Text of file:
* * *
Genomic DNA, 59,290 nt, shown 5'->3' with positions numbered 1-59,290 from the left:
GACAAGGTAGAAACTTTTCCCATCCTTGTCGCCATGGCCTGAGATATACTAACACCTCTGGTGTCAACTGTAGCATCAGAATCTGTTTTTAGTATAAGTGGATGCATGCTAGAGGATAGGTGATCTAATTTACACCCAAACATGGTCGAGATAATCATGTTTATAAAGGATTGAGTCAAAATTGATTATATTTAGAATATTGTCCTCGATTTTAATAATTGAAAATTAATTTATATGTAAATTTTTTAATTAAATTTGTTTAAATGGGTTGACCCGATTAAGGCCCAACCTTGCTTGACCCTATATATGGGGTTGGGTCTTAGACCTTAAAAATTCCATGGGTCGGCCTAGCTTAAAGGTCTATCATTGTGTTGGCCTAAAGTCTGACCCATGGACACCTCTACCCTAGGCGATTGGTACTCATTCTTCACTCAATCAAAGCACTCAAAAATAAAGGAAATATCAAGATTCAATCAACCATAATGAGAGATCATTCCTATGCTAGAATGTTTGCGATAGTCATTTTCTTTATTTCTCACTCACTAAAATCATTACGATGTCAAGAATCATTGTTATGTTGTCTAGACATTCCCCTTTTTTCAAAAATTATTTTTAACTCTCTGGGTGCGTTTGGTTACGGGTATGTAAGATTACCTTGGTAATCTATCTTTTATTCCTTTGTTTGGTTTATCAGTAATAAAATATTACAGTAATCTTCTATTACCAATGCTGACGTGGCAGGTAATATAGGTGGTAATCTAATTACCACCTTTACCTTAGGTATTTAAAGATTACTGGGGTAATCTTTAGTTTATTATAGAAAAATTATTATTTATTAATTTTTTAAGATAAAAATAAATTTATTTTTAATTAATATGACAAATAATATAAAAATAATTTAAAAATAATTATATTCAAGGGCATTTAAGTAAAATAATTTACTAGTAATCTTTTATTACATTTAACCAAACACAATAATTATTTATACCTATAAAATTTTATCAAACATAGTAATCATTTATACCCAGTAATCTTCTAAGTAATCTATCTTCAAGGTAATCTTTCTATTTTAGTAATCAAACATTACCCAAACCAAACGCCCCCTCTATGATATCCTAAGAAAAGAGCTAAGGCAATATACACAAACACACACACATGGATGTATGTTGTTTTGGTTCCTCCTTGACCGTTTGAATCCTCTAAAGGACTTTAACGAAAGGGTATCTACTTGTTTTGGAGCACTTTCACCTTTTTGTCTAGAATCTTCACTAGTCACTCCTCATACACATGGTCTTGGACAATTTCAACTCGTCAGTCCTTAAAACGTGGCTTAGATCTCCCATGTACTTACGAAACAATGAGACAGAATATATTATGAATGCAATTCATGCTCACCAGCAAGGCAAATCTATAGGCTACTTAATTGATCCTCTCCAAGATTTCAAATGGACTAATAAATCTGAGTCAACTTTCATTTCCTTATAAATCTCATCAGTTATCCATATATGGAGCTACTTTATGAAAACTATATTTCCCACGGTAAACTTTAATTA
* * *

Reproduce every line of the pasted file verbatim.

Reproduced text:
Genomic DNA, 59,290 nt, shown 5'->3' with positions numbered 1-59,290 from the left:
GACAAGGTAGAAACTTTTCCCATCCTTGTCGCCATGGCCTGAGATATACTAACACCTCTGGTGTCAACTGTAGCATCAGAATCTGTTTTTAGTATAAGTGGATGCATGCTAGAGGATAGGTGATCTAATTTACACCCAAACATGGTCGAGATAATCATGTTTATAAAGGATTGAGTCAAAATTGATTATATTTAGAATATTGTCCTCGATTTTAATAATTGAAAATTAATTTATATGTAAATTTTTTAATTAAATTTGTTTAAATGGGTTGACCCGATTAAGGCCCAACCTTGCTTGACCCTATATATGGGGTTGGGTCTTAGACCTTAAAAATTCCATGGGTCGGCCTAGCTTAAAGGTCTATCATTGTGTTGGCCTAAAGTCTGACCCATGGACACCTCTACCCTAGGCGATTGGTACTCATTCTTCACTCAATCAAAGCACTCAAAAATAAAGGAAATATCAAGATTCAATCAACCATAATGAGAGATCATTCCTATGCTAGAATGTTTGCGATAGTCATTTTCTTTATTTCTCACTCACTAAAATCATTACGATGTCAAGAATCATTGTTATGTTGTCTAGACATTCCCCTTTTTTCAAAAATTATTTTTAACTCTCTGGGTGCGTTTGGTTACGGGTATGTAAGATTACCTTGGTAATCTATCTTTTATTCCTTTGTTTGGTTTATCAGTAATAAAATATTACAGTAATCTTCTATTACCAATGCTGACGTGGCAGGTAATATAGGTGGTAATCTAATTACCACCTTTACCTTAGGTATTTAAAGATTACTGGGGTAATCTTTAGTTTATTATAGAAAAATTATTATTTATTAATTTTTTAAGATAAAAATAAATTTATTTTTAATTAATATGACAAATAATATAAAAATAATTTAAAAATAATTATATTCAAGGGCATTTAAGTAAAATAATTTACTAGTAATCTTTTATTACATTTAACCAAACACAATAATTATTTATACCTATAAAATTTTATCAAACATAGTAATCATTTATACCCAGTAATCTTCTAAGTAATCTATCTTCAAGGTAATCTTTCTATTTTAGTAATCAAACATTACCCAAACCAAACGCCCCCTCTATGATATCCTAAGAAAAGAGCTAAGGCAATATACACAAACACACACACATGGATGTATGTTGTTTTGGTTCCTCCTTGACCGTTTGAATCCTCTAAAGGACTTTAACGAAAGGGTATCTACTTGTTTTGGAGCACTTTCACCTTTTTGTCTAGAATCTTCACTAGTCACTCCTCATACACATGGTCTTGGACAATTTCAACTCGTCAGTCCTTAAAACGTGGCTTAGATCTCCCATGTACTTACGAAACAATGAGACAGAATATATTATGAATGCAATTCATGCTCACCAGCAAGGCAAATCTATAGGCTACTTAATTGATCCTCTCCAAGATTTCAAATGGACTAATAAATCTGAGTCAACTTTCATTTCCTTATAAATCTCATCAGTTATCCATATATGGAGCTACTTTATGAAAACTATATTTCCCACGGTAAACTTTAATTA